Already on ArticleSlash?

Forgot your password? Sign Up

The Basics Of Stock Trading For Beginners

Chickie Maxwell

Visitors: 284

The days of hiding money under the mattress gone - people work hard for their money and their money should work for them. Savings accounts will yield interest and so will certificates of deposit, but there is a better way to get a return on money. Stock trading sounds impressive and it can yield impressive results, but it is easier to get started and to understand the stock market than many people realize. When a person buys a stock they are becoming part owner of that company and are entitled to share in the profits. A healthy stock trading portfolio can help a person build wealth without having to work every hour of the day.

The first thing to know about stocks is that there is never such a thing as a guarantee. Stocks are a risk and people can lose money as easily as they make money. For this reason it is absolutely crucial that anyone who plans to trade stocks have a diversified portfolio. Never buy only one kind of stock - no matter how good it looks at the moment. Stock trading in many different companies will help protect investors if a certain stock crashes so that they do not lose all their money.

Investors need to decide what kind of stocks they want to buy - not just what companies. Common stock is the most popular kind of stock trading - it is part-ownership in a company and allows the holder to vote on company matters. Preferred stock is also part-ownership, but it guarantees the holder a fixed dividend, or return on the investment. These shares may be purchased back by the company at any time and usually do not have the same voting rights as common stock.

How an investor trades stocks is a largely personal decision. Many casual investors will choose stocks and monitor them, but rarely trade them. Actually trading stocks on a regular basis means paying close attention to the stock market every day and being an active trader. Essentially, the value of a stock goes up when the company is doing well and goes down when the company is struggling. For instance, if a person buys a $10 stock and the company releases a new product the next day the stock could rise to $20 a share - a $10 profit for the investor with no work required. If that investor bought 20 shares, that is a $200 profit. If the company has to issue a recall and the stock drops to $8, then the investor has lost $2 and must decide whether to sell and accept the loss or to hold onto the stock and hope it rises in the future.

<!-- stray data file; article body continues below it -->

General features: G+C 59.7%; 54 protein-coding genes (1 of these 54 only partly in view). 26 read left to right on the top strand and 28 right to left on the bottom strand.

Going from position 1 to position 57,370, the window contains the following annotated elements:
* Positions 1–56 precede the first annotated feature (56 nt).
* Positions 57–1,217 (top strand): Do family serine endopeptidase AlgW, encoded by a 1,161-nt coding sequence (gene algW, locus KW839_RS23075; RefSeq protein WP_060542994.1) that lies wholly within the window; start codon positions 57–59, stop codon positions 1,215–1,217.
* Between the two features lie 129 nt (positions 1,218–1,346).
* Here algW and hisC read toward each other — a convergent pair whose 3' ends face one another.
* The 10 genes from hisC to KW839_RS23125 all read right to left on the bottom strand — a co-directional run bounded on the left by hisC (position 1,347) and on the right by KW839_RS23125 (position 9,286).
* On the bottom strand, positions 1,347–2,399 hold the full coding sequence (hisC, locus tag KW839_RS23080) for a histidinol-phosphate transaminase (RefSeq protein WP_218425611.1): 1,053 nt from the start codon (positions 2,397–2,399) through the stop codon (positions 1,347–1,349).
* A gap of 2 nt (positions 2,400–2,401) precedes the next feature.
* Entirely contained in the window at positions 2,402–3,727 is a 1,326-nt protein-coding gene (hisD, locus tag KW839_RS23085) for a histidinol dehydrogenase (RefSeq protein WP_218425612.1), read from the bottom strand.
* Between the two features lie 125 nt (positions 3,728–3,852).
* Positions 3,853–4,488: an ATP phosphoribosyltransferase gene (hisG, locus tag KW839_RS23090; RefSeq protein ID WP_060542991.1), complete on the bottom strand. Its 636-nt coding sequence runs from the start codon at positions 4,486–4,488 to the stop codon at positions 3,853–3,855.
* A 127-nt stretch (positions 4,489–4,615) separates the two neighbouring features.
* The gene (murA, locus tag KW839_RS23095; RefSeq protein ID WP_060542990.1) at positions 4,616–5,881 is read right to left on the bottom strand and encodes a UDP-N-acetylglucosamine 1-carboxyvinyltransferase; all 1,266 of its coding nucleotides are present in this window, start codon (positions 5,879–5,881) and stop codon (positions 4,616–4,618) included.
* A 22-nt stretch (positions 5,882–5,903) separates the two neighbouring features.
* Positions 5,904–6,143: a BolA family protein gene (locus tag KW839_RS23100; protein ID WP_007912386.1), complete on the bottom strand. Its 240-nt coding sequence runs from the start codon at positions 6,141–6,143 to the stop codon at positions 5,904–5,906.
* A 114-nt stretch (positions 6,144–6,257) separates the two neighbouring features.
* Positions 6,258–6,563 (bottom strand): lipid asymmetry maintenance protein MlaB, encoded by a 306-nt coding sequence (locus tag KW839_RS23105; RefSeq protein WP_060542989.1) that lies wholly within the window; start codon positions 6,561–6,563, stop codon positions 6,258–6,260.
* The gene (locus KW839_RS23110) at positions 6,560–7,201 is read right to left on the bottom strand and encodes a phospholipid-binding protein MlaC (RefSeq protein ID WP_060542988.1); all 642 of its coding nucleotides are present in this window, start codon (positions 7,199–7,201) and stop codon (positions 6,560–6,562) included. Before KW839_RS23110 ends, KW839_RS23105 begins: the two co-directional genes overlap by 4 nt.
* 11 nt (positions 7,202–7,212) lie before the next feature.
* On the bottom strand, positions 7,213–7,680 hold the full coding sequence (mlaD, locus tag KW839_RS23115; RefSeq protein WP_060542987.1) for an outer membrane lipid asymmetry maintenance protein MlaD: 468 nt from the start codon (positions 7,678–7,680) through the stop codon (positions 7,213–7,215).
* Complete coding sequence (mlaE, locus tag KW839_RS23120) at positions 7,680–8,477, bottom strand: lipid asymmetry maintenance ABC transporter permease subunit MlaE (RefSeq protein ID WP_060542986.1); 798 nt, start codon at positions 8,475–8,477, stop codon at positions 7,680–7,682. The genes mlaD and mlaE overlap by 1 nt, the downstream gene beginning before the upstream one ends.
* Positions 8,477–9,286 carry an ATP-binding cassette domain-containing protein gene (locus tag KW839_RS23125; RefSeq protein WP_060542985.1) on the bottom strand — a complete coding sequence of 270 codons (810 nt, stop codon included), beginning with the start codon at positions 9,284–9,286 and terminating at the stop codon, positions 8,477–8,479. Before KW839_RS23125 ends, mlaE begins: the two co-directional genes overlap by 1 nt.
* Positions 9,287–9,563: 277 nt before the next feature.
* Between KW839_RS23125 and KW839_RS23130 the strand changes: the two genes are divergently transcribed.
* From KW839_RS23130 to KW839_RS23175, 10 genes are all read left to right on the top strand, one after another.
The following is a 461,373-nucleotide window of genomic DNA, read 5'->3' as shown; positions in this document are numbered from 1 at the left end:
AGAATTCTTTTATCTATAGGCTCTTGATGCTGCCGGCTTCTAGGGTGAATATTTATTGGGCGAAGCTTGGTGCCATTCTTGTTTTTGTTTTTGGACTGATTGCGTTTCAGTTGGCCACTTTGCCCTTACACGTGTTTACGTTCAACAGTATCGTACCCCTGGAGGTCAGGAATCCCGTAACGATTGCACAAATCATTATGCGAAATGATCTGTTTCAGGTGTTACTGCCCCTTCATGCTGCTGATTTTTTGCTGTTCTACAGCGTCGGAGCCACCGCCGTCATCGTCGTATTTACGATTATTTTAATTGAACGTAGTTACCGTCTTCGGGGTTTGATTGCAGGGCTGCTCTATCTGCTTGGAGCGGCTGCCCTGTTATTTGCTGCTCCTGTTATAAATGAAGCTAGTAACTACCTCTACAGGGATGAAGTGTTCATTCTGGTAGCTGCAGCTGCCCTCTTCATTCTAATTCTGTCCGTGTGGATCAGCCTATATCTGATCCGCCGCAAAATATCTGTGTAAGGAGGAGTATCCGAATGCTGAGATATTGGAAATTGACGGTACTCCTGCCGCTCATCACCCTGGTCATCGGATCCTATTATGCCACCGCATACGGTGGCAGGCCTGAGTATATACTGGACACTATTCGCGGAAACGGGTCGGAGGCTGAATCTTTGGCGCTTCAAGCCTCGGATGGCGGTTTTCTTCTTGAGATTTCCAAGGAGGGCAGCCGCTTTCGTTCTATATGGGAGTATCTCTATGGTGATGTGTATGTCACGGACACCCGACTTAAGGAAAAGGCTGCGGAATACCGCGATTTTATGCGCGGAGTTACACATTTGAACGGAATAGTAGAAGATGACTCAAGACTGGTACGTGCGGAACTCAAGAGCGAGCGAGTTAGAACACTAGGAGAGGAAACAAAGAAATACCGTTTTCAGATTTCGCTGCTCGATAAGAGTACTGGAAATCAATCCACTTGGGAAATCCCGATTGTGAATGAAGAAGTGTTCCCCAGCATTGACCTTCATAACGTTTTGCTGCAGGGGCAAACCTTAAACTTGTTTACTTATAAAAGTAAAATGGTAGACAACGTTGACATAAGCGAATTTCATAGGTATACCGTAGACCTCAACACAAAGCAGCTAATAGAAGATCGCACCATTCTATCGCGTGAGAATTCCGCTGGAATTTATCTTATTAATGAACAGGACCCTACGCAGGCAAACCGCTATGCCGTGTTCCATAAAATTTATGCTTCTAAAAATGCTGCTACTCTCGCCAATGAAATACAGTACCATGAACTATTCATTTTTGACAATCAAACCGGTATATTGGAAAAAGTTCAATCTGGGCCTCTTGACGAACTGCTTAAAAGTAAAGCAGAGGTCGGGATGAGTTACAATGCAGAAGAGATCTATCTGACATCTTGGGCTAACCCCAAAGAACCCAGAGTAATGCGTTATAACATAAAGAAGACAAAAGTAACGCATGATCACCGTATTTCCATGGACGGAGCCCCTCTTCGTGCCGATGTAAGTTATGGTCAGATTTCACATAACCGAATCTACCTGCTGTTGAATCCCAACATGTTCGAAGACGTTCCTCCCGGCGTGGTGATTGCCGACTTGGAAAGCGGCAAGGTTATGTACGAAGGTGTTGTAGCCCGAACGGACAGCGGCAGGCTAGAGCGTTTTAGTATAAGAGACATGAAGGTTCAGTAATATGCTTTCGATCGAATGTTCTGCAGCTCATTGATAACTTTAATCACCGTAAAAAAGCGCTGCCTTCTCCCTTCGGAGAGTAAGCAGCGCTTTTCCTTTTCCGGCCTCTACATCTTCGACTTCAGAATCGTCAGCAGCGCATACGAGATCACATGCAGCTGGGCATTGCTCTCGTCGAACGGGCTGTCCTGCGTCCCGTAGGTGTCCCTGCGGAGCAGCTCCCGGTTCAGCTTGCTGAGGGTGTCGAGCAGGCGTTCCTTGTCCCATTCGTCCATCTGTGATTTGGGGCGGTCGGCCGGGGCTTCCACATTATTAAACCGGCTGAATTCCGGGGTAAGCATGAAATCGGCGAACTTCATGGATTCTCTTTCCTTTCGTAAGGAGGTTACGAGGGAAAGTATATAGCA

The last to know before investing in stocks is what risks an investor is willing to take. Some people are willing to sacrifice security for the possibility of huge profits, while others would rather have more modest returns but avoid the chance of taking a loss. The basics of the stock market investing can be summed in the popular pithy statement - buy low and sell high.

MyReviewsNow offers information regarding stock trading . To learn more about stock trading , visit our website at .


Article Source:

Rate this Article: 
The Basics Of Stock Trading
Rated 4 / 5
based on 5 votes

Related Articles:

Basics Stock Investment Knowledge For Beginners

by: Ponnac Okwy (June 15, 2008) 

Online Stock Trading For Beginners

by: W. Henry Boyett (July 20, 2008) 

Stock Trading Strategies for Beginners

by: Ved Sharma (October 30, 2012) 
(Finance/Stocks Mutual Funds)

Stock Market For Beginners Your Guide to Stock Market Basics

by: Reginald T. Hobbss (July 20, 2008) 

Stock Market For Beginners: How Much Are you Willing To Pay For Your Trading ..

by: Iyam Seva (April 12, 2010) 

Stock trading courses for beginners?—?ShareGurukul

by: Anwar Ali (February 01, 2019) 
(Reference and Education/College University)

Online Stock Market Trading For Beginners

by: Mark Crisp (April 13, 2008) 

Online Stock Market Trading For Beginners - Learn The Stock Market

by: Nate Damm (April 24, 2008) 

Stock Trading Basics

by: Micheal James (December 26, 2007) 
(Finance/Stocks Mutual Funds)

The Basics Of Stock Trading

by: Tony Spann (May 20, 2007)